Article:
It took just one sucker-punched, number-crunchin’ CEO to show very simply that TheLadders is no better than a Powerball lottery propped up by ridiculous ad copy.

Marc Cenedella, you owe a lot of people a lot of apologies and a lot of refunds.

Now a word to C-level executives who buy and eat TheLadders dogpile every day: Wake up, slap yourselves in the face, and avoid the interview question that I’ve long fantasized some board level executive ought to ask you when you finally get that meeting about a job:

“Tell us: Why should we hire you and trust you to run our operations, when your record shows you paid month after month for 0.14% odds and kept reading those goofy e-mails from Marc Cenedella — and when you couldn’t figure out that you were being swindled? Why should we hire you to run our company when you trusted your career to the equivalent of a Powerball lottery ticket? Why should we hire a track record like that?”

[Special thanks to Mike The CEO.]


Readers’ Forum: The dogs of recruiting

In the November 16, 2010 Ask The Headhunter Newsletter, a reader asks why she’s being chased by wild dogs after she posted her resume online:

Dogs of RecruitingI’ve suddenly been contacted by four different “recruiters” from different recruiting companies. On Thursday, one recruiter cold called me and said he saw my resume on Monster, asked me a few background questions, and then the next morning informed me he submitted me for the job we discussed to his client. On Monday, another recruiter e-mailed me, then she called to further discuss the position, and it was exactly the same job as the one I had talked to the other recruiter about. I provided her the information, and she e-mailed to say she had submitted me to her client.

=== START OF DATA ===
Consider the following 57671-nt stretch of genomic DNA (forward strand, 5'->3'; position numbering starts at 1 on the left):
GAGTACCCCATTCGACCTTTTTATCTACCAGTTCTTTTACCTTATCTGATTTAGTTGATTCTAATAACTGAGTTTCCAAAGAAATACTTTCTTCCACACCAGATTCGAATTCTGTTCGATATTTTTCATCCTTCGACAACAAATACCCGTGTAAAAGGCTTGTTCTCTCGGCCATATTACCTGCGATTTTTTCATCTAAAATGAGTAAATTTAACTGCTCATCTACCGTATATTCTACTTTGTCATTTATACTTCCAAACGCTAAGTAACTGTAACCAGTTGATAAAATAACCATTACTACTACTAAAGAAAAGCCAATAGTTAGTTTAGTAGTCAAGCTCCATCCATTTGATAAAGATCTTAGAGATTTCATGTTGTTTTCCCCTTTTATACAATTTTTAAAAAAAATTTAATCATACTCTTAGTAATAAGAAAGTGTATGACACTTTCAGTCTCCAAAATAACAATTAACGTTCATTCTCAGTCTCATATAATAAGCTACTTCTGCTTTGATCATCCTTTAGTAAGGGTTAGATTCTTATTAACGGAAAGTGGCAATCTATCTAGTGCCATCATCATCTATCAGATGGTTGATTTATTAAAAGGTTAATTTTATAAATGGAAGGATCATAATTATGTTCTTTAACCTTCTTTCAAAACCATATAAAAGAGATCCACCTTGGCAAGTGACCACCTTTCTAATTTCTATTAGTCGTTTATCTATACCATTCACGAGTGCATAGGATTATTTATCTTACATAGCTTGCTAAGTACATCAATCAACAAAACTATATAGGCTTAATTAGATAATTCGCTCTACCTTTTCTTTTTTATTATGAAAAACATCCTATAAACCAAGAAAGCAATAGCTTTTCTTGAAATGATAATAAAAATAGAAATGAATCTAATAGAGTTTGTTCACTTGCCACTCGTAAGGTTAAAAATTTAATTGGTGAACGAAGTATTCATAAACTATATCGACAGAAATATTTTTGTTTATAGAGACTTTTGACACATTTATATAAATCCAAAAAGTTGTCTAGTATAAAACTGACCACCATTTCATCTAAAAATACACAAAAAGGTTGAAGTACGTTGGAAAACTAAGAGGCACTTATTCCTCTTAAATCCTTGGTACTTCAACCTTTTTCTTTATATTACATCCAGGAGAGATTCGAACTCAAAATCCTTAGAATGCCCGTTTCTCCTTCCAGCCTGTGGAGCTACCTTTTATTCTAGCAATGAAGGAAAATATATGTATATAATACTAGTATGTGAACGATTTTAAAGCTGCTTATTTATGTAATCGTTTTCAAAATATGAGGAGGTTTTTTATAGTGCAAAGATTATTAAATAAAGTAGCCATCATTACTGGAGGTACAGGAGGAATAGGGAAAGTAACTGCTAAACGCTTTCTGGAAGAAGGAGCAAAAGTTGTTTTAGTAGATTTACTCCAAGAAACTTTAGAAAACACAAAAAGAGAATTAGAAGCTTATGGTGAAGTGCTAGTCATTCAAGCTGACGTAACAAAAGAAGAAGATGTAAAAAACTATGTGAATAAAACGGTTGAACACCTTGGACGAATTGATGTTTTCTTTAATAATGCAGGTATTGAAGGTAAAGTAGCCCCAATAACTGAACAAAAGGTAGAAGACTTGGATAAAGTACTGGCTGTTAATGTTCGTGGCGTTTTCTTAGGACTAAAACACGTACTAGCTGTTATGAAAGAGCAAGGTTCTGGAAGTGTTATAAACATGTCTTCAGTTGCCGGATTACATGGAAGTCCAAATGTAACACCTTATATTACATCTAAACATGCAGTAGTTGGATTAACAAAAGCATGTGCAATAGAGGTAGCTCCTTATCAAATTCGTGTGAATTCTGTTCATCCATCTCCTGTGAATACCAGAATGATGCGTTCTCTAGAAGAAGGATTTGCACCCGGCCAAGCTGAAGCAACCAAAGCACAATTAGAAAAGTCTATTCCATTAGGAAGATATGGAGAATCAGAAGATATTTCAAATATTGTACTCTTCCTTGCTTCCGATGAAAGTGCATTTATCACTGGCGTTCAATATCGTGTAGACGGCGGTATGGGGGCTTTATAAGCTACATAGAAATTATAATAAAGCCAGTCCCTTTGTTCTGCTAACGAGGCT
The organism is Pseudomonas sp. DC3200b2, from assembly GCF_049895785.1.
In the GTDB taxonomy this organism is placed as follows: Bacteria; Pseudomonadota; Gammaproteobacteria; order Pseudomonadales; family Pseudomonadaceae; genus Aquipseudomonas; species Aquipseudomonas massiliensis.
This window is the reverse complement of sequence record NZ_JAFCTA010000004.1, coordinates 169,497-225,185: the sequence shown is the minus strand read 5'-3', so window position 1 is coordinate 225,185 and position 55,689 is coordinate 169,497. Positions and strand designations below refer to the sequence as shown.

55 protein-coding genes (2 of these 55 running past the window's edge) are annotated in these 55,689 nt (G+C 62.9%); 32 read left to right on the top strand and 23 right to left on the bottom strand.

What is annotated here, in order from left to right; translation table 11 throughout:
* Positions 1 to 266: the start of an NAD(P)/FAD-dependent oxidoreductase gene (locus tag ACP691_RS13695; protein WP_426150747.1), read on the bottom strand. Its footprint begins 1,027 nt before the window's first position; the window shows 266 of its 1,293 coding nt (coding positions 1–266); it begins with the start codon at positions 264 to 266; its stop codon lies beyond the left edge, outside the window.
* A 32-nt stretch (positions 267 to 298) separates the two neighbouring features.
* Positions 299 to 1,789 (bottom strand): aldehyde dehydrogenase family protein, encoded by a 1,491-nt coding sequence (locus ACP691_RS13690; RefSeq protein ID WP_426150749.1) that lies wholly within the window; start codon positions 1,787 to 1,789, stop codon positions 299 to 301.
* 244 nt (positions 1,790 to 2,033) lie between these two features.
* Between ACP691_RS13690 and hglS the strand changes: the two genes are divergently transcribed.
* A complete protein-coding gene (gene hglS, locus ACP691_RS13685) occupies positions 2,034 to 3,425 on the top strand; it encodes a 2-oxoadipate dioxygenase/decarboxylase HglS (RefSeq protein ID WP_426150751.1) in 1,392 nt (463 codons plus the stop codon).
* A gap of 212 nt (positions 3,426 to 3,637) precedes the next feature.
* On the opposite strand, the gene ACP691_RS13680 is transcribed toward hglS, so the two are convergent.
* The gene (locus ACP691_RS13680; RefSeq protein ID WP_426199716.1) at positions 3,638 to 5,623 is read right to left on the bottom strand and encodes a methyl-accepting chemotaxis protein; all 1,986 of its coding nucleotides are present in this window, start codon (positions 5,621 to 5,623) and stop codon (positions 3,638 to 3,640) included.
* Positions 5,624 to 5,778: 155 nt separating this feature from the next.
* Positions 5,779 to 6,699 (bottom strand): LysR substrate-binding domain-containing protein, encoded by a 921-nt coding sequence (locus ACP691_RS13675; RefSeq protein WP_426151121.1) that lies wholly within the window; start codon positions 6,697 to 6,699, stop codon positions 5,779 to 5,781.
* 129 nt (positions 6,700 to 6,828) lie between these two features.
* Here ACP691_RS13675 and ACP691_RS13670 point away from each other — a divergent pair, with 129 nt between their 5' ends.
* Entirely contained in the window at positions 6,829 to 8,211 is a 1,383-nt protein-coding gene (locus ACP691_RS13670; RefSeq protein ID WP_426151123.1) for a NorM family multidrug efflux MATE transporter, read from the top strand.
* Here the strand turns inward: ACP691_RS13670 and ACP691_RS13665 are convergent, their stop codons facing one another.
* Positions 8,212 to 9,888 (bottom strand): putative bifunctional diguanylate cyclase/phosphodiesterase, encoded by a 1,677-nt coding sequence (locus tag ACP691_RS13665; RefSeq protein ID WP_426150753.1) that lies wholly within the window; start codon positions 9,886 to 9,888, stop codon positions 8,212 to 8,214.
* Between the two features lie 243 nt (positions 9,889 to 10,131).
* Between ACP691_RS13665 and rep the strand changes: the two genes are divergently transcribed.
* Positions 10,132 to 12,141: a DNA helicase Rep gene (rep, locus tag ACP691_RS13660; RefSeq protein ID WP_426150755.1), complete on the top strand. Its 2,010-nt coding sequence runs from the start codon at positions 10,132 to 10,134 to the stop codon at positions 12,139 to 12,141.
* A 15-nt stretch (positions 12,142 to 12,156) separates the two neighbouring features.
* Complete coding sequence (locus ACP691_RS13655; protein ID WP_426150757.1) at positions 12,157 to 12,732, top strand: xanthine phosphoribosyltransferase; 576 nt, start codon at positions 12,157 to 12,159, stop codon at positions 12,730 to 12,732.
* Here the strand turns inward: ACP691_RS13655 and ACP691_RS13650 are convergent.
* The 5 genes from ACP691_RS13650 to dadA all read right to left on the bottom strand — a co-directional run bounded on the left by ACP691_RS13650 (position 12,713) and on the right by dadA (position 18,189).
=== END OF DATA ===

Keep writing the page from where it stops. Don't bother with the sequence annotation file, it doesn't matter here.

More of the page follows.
I started reading a lot about this practice, and how being submitted for the same job by two different recruiters means your resume will go into the trash bin. So I feel totally screwed and wonder what I did wrong, since these folks called me. Should I trust cold-calling recruiters? What are my ethical obligations in dealing with these people? Do I have an obligation to tell the second recruiter I had already been submitted for the job by a different recruiter? Should I even be wasting my time with these folks at all? I obviously have very little experience dealing with them, and I don’t know what the “rules” are, if any. Can you shed some light on this phenomenon?

Here’s the short version of my advice: (For the entire column, you need to subscribe to the free weekly newsletter. Don’t miss another edition!)

“So I feel totally screwed and wonder what I did wrong, since these folks called me.”

No, you called them. You did that when you posted your resume on Monster. That opens you up to the dogs of recruiting. And you’re right—when multiple recruiters submit you for the same job, employers often trash it, because they don’t want to get into a fee fight between recruiters who will claim the placement.

Don’t take this personally, because I don’t know you, but, Gimme a break. You post your resume information online for anyone and everyone to snap at, and you think only intelligent, serious, thoughtful, legitimate employers are gonna respond to you? Your resume is a piece of raw meat tossed into a street full of starving dogs who don’t even care that you’re human. All that matters is the chance to earn another fee.

Putting your resume online is what starts this whole process. If you want to know about recruiters, it’s all here: How to Work with Headhunters. (I’m asked the questions you posed so often that I finally put everything I know about this subject into a book. It covers almost everything you ask about, including how some of these characters online operate, and how to know the good ones from the lousy ones.) If you’re going to work with headhunters, you need to formulate your own rules.